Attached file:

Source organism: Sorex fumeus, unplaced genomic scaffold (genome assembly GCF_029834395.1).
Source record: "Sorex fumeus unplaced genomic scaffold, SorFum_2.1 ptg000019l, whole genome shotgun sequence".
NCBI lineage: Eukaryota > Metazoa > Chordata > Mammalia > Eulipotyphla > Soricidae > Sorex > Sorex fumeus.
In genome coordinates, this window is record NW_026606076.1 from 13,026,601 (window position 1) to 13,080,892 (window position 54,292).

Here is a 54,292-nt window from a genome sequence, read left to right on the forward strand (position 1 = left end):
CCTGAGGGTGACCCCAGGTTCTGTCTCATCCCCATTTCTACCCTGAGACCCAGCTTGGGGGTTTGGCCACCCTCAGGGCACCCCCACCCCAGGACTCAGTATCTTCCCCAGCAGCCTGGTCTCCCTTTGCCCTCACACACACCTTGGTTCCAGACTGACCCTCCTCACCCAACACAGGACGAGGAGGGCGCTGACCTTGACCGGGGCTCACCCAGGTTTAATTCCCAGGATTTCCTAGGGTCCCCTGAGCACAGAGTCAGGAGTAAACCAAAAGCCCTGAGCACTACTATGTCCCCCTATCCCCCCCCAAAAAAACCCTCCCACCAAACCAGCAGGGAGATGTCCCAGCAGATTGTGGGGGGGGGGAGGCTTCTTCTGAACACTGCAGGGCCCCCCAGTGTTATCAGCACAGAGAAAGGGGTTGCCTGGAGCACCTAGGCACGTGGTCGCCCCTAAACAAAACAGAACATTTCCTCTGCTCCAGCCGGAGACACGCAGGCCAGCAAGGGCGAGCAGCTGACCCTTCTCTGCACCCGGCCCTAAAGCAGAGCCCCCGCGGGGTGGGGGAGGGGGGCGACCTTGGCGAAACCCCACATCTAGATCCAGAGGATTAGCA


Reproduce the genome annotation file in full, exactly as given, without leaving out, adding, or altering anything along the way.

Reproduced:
Source organism: Sorex fumeus, unplaced genomic scaffold (genome assembly GCF_029834395.1).
Source record: "Sorex fumeus unplaced genomic scaffold, SorFum_2.1 ptg000019l, whole genome shotgun sequence".
NCBI lineage: Eukaryota > Metazoa > Chordata > Mammalia > Eulipotyphla > Soricidae > Sorex > Sorex fumeus.
In genome coordinates, this window is record NW_026606076.1 from 13,026,601 (window position 1) to 13,080,892 (window position 54,292).

Here is a 54,292-nt window from a genome sequence, read left to right on the forward strand (position 1 = left end):
CCTGAGGGTGACCCCAGGTTCTGTCTCATCCCCATTTCTACCCTGAGACCCAGCTTGGGGGTTTGGCCACCCTCAGGGCACCCCCACCCCAGGACTCAGTATCTTCCCCAGCAGCCTGGTCTCCCTTTGCCCTCACACACACCTTGGTTCCAGACTGACCCTCCTCACCCAACACAGGACGAGGAGGGCGCTGACCTTGACCGGGGCTCACCCAGGTTTAATTCCCAGGATTTCCTAGGGTCCCCTGAGCACAGAGTCAGGAGTAAACCAAAAGCCCTGAGCACTACTATGTCCCCCTATCCCCCCCCAAAAAAACCCTCCCACCAAACCAGCAGGGAGATGTCCCAGCAGATTGTGGGGGGGGGGAGGCTTCTTCTGAACACTGCAGGGCCCCCCAGTGTTATCAGCACAGAGAAAGGGGTTGCCTGGAGCACCTAGGCACGTGGTCGCCCCTAAACAAAACAGAACATTTCCTCTGCTCCAGCCGGAGACACGCAGGCCAGCAAGGGCGAGCAGCTGACCCTTCTCTGCACCCGGCCCTAAAGCAGAGCCCCCGCGGGGTGGGGGAGGGGGGCGACCTTGGCGAAACCCCACATCTAGATCCAGAGGATTAGCA